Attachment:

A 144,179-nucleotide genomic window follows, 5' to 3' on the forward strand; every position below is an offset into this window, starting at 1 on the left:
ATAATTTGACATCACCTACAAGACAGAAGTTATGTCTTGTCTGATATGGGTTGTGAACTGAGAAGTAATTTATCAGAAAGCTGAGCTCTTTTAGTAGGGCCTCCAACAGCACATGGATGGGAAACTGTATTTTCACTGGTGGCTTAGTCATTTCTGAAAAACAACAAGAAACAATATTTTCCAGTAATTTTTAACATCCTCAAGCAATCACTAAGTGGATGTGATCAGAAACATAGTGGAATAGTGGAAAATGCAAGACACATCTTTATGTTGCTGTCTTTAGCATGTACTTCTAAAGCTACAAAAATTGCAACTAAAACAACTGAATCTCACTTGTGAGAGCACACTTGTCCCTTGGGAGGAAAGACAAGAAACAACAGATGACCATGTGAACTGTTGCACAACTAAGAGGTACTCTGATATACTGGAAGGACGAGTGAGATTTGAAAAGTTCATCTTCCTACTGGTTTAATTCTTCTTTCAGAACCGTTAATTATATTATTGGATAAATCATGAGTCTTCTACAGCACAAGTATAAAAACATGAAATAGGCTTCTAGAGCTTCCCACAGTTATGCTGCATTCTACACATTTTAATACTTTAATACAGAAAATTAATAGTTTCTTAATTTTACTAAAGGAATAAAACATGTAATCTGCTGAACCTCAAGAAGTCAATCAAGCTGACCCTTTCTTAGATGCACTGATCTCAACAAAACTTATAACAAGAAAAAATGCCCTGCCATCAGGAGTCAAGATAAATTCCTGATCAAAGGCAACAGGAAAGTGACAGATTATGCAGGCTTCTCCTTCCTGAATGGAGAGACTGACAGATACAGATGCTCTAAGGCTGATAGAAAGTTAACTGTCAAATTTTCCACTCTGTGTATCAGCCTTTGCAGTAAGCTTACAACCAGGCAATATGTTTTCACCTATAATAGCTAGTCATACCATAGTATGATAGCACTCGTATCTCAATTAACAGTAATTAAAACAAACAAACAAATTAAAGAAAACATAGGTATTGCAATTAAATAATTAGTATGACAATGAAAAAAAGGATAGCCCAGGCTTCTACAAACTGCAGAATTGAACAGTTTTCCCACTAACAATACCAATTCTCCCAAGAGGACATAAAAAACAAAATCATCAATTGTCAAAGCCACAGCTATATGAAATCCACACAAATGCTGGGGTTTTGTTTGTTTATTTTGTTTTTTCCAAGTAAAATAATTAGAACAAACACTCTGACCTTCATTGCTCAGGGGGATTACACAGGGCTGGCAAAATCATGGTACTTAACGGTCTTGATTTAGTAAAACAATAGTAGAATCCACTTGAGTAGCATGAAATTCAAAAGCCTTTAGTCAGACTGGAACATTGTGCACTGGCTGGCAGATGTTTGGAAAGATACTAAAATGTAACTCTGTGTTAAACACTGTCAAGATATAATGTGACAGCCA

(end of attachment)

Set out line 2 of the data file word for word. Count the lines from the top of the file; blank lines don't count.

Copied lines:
ATAATTTGACATCACCTACAAGACAGAAGTTATGTCTTGTCTGATATGGGTTGTGAACTGAGAAGTAATTTATCAGAAAGCTGAGCTCTTTTAGTAGGGCCTCCAACAGCACATGGATGGGAAACTGTATTTTCACTGGTGGCTTAGTCATTTCTGAAAAACAACAAGAAACAATATTTTCCAGTAATTTTTAACATCCTCAAGCAATCACTAAGTGGATGTGATCAGAAACATAGTGGAATAGTGGAAAATGCAAGACACATCTTTATGTTGCTGTCTTTAGCATGTACTTCTAAAGCTACAAAAATTGCAACTAAAACAACTGAATCTCACTTGTGAGAGCACACTTGTCCCTTGGGAGGAAAGACAAGAAACAACAGATGACCATGTGAACTGTTGCACAACTAAGAGGTACTCTGATATACTGGAAGGACGAGTGAGATTTGAAAAGTTCATCTTCCTACTGGTTTAATTCTTCTTTCAGAACCGTTAATTATATTATTGGATAAATCATGAGTCTTCTACAGCACAAGTATAAAAACATGAAATAGGCTTCTAGAGCTTCCCACAGTTATGCTGCATTCTACACATTTTAATACTTTAATACAGAAAATTAATAGTTTCTTAATTTTACTAAAGGAATAAAACATGTAATCTGCTGAACCTCAAGAAGTCAATCAAGCTGACCCTTTCTTAGATGCACTGATCTCAACAAAACTTATAACAAGAAAAAATGCCCTGCCATCAGGAGTCAAGATAAATTCCTGATCAAAGGCAACAGGAAAGTGACAGATTATGCAGGCTTCTCCTTCCTGAATGGAGAGACTGACAGATACAGATGCTCTAAGGCTGATAGAAAGTTAACTGTCAAATTTTCCACTCTGTGTATCAGCCTTTGCAGTAAGCTTACAACCAGGCAATATGTTTTCACCTATAATAGCTAGTCATACCATAGTATGATAGCACTCGTATCTCAATTAACAGTAATTAAAACAAACAAACAAATTAAAGAAAACATAGGTATTGCAATTAAATAATTAGTATGACAATGAAAAAAAGGATAGCCCAGGCTTCTACAAACTGCAGAATTGAACAGTTTTCCCACTAACAATACCAATTCTCCCAAGAGGACATAAAAAACAAAATCATCAATTGTCAAAGCCACAGCTATATGAAATCCACACAAATGCTGGGGTTTTGTTTGTTTATTTTGTTTTTTCCAAGTAAAATAATTAGAACAAACACTCTGACCTTCATTGCTCAGGGGGATTACACAGGGCTGGCAAAATCATGGTACTTAACGGTCTTGATTTAGTAAAACAATAGTAGAATCCACTTGAGTAGCATGAAATTCAAAAGCCTTTAGTCAGACTGGAACATTGTGCACTGGCTGGCAGATGTTTGGAAAGATACTAAAATGTAACTCTGTGTTAAACACTGTCAAGATATAATGTGACAGCCA